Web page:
In this blog, we will show you Blue Light and Tan?- How does it damage your skin? You may be aware that blue light is harmful to your eyes, but did you know that it is also harmful to your skin? Few people are aware of the potential harm that wasting time in front of their smartphones can do, such as premature ageing signs. Loss of firmness, fine lines, wrinkles, black spots, and hyperpigmentation are also signs of ageing.
In today’s blog, we’ll go through what you need to know about blue light’s effect on the skin, as well as how to shield your youthful skin from this environmental stressor. To get straight to the topic you need to read the whole blog.
What is Blue Light?
Blue light, also known as high-energy visible (HEV) light, comes in a variety of colours ranging from blue/turquoise to blue/violet and is both normal and man-made. Unlike the sun’s ultraviolet (UV) rays, which we can’t see but sense, HEV is the polar opposite: you can see blue light but not it’s flame.
Every colour of the rainbow — red, orange, yellow, green, blue, indigo, violet, or ROYGBIV — has a different wavelength, measured in nanometers (nm). The longest wavelength with the least energy is red light, which intensifies as it passes across the ROYGBIV light spectrum. The best colours are blue, indigo, and violet, thus the word “high-energy visible light.”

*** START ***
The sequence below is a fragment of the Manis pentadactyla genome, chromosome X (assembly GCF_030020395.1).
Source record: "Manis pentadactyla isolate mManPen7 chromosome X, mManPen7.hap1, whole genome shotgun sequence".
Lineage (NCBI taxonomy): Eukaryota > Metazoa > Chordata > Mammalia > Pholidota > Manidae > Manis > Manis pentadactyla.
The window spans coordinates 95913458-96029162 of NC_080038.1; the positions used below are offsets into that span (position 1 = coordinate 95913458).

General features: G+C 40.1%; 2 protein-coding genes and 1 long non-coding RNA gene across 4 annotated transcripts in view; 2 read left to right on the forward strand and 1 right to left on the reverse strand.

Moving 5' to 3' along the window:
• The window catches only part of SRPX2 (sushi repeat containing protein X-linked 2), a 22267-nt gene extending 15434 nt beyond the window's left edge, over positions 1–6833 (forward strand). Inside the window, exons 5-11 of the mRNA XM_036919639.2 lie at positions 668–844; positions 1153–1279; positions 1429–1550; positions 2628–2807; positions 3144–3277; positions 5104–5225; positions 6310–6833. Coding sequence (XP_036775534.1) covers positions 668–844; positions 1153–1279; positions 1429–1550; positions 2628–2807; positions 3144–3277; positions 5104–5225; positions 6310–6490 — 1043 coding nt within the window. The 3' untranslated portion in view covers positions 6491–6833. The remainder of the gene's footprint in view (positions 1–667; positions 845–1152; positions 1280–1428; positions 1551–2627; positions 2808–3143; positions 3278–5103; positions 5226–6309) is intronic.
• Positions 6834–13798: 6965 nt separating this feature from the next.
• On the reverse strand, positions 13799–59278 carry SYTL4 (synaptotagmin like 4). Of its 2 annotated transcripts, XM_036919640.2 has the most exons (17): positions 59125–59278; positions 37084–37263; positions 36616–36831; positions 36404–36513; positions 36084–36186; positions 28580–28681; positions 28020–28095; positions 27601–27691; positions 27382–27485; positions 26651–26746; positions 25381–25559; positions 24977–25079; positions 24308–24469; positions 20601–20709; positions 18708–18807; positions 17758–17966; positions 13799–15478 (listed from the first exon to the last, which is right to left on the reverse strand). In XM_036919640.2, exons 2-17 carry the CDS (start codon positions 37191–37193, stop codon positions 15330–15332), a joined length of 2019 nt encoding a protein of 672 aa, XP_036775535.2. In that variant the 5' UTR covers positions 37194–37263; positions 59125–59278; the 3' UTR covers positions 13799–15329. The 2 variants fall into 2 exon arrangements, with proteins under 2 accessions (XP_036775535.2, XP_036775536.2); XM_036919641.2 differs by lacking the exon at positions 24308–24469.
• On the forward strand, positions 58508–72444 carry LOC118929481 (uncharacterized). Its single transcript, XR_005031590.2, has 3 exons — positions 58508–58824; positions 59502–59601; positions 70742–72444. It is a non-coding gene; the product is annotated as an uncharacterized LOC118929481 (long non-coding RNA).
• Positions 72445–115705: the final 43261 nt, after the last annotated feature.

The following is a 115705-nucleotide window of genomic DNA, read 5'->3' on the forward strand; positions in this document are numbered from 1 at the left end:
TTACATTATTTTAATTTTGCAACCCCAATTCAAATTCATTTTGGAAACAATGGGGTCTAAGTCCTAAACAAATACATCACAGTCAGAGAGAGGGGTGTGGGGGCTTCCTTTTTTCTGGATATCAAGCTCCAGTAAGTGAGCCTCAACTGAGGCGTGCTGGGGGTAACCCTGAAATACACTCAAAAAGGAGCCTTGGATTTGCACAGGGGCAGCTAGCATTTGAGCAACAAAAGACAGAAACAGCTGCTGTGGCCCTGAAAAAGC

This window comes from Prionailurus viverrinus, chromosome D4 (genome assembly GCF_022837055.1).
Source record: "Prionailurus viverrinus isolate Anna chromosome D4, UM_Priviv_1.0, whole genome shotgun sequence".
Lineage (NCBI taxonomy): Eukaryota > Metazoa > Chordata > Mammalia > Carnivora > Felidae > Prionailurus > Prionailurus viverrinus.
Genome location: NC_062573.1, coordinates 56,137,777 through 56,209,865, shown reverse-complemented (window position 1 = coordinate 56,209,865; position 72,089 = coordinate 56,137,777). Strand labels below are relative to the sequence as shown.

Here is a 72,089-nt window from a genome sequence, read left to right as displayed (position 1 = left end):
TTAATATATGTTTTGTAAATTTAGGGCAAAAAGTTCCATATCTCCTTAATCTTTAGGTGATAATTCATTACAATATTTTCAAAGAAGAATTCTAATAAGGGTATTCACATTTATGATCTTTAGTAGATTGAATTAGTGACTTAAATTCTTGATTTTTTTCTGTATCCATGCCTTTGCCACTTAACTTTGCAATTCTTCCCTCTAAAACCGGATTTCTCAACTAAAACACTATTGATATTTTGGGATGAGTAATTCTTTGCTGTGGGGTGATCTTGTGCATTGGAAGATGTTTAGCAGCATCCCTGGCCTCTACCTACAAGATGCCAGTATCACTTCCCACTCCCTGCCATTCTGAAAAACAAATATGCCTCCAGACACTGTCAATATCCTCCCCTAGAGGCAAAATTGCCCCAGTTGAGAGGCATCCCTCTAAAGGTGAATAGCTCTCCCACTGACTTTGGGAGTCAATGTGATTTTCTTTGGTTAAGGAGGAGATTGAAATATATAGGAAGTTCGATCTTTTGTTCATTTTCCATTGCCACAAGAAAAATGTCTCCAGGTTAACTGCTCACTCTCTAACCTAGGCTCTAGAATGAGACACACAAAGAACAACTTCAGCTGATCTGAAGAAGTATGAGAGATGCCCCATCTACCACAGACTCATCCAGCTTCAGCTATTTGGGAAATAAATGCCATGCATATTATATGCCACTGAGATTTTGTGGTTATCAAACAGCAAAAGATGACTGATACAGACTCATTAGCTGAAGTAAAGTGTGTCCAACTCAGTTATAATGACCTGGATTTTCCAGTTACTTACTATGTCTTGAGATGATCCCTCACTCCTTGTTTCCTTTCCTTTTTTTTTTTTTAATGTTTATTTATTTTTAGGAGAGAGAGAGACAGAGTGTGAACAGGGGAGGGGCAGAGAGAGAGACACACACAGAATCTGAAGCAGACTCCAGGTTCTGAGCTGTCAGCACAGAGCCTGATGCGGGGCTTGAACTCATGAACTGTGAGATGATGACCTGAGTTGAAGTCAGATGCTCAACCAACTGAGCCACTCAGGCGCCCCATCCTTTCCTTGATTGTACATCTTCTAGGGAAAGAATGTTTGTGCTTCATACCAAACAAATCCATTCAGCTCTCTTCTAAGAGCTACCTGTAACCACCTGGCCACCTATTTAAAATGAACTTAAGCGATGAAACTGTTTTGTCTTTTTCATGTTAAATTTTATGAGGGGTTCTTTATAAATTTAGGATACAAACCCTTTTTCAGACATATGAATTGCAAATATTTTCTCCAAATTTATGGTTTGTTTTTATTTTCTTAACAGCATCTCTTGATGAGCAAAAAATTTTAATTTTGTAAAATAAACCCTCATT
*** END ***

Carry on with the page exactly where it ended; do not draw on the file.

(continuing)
When it comes to blue light, where does it come from?
The sun is the most strong source of blue light; HEV blue light rays account for half of all solar radiation and are what gives the sky its blue hue. Most people, however, equate it with light-emitting diodes (LEDs), which are found in optical gadgets like yours:
Is blue light always harmful?
No, blue light isn’t really harmful. Blue light sensitivity during the day has been shown in research to have certain health effects, such as improving mood and alertness. Sunlight, on the other hand, causes skin damage in the form of environmental damage, which contributes to premature ageing. Blue light is also used as a skin aid for acne sufferers. According to a review, blue light is an important treatment for various skin conditions such as breakouts when used in short bursts. Before pursuing those choices, make sure you’ve discussed them with your dermatologist.
How to protect skin from blue light damage?
Blue light from both the sun and optical screens harms eyes, so you can cover yourself both inside and out.
- Indoor screen protection:Use a blue light filter to shield your phones and tablets. Reduced screen light is a safe choice for reducing skin damage that you can incorporate into your daily routine.
- Outdoor protection with topical antioxidants:Skincare includes a smart mask, and the protective products you select build a protective layer on your skin that protects it from injury. Protecting against the adverse effects of blue light from electronics can also be achieved with
- Antioxidant-rich foods in your diet:Superfoods such as papaya. blueberries, broccoli, spinach, nuts and avocado will help to strengthen your skin’s resistance against oxidative environmental harm. When it comes to skincare, topical antioxidants such as an anti- blemishes cream and anti-ageing serum are important. Applying these and other blue-light-blocking products, as well as consuming an antioxidant-rich diet, will help you achieve healthy skin.
A word of caution:
By changing the settings on your mobile, you can disable blue light and replace it with yellow light. Some smartphones have the option of setting yellow light instead of blue light to prevent skin harm and injury. Where it comes to skincare and avoiding blue light skin injury, topical antioxidants are a must.